The Grand Canal in Athy
Waterways Ireland yesterday agreed to proceed with developing a 50km Blueway along the Grand Canal through South Kildare.
The proposal is to utilise the Kildare section of the previously proposed 115km Blueway initiative, which was intended to go from Robertstown to St Mullins in Wexford via Rathangan, Monasterevin, Athy before continuing down through Carlow along the Barrow.
That proposal fell foul of planning authorities in the various counties involved and An Bord Pleanala. Use of the bank of the Barrow was the particular sticking point.
This latest proposal will use the Grand Canal only and will provide a cycling and walking path down through the south of the county.
Read also: Kayaking success in Monasterevin
If it gets the go ahead, it will link the centre and south of the county to the separate Grand Canal Greenway which will eventually see a pathway along the Grand Canal from Dublin to the Shannon, and which is already well advanced. It will depart from that Greenway at Lowtown near Robertstown.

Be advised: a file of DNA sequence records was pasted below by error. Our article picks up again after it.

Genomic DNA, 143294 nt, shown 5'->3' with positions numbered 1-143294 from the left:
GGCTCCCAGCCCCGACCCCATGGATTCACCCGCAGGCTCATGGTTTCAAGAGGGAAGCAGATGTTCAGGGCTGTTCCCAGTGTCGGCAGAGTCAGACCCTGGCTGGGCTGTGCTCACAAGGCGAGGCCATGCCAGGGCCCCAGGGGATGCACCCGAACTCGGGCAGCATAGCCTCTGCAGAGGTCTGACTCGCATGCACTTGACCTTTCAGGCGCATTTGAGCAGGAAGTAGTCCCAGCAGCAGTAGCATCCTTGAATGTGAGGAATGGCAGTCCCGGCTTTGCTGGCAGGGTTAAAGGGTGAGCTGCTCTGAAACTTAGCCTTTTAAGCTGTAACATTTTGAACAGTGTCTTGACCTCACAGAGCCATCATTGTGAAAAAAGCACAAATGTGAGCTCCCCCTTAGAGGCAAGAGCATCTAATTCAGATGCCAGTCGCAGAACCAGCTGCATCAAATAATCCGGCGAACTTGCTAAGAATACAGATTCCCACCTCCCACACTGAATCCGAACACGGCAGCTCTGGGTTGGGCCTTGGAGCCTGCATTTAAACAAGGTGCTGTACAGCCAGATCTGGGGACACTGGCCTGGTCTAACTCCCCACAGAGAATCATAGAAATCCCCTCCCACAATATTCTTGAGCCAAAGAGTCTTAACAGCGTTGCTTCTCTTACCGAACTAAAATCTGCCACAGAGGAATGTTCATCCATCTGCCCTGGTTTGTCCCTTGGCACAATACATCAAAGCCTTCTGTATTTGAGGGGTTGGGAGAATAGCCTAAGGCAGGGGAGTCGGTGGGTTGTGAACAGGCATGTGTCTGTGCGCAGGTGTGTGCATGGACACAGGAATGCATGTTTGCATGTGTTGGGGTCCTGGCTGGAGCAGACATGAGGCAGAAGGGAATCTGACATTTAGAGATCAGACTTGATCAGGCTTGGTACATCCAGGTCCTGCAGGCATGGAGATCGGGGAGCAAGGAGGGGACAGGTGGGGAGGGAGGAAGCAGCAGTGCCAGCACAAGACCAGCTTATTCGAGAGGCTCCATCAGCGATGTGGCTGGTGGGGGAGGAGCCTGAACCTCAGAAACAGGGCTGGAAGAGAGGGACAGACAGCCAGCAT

According to local TD Martin Heydon, the proposal remains subject to a normal economic appraisal process.
"I understand that an application for funding will be made by Waterways Ireland to the Department of Culture, Heritage and the Gaeltacht to proceed with developing the path," he explained.
Greenways have a proven history of providing a considerable economic stimulus to the areas they pass through. An analysis of the Great Western Greenway, the first such initiative, showed that it was attracting 300 visitors daily, each spending, on average, €50 in the area.
“The development of this Blueway will ultimately link South Kildare directly to the lucrative Dublin tourist market following last week’s announcement from Waterways Ireland and Kildare County Council of €1.7million, to extend the Grand Canal Greenway from Alymer Bridge to Sallins and provides a direct link from our new Blueway through Robertstown, Rathangan, Monasterevin and Athy directly to Dublin and for South Kildare to benefit from the huge tourist potential that such a cycling and walking route will provide," Deputy Heydon noted.
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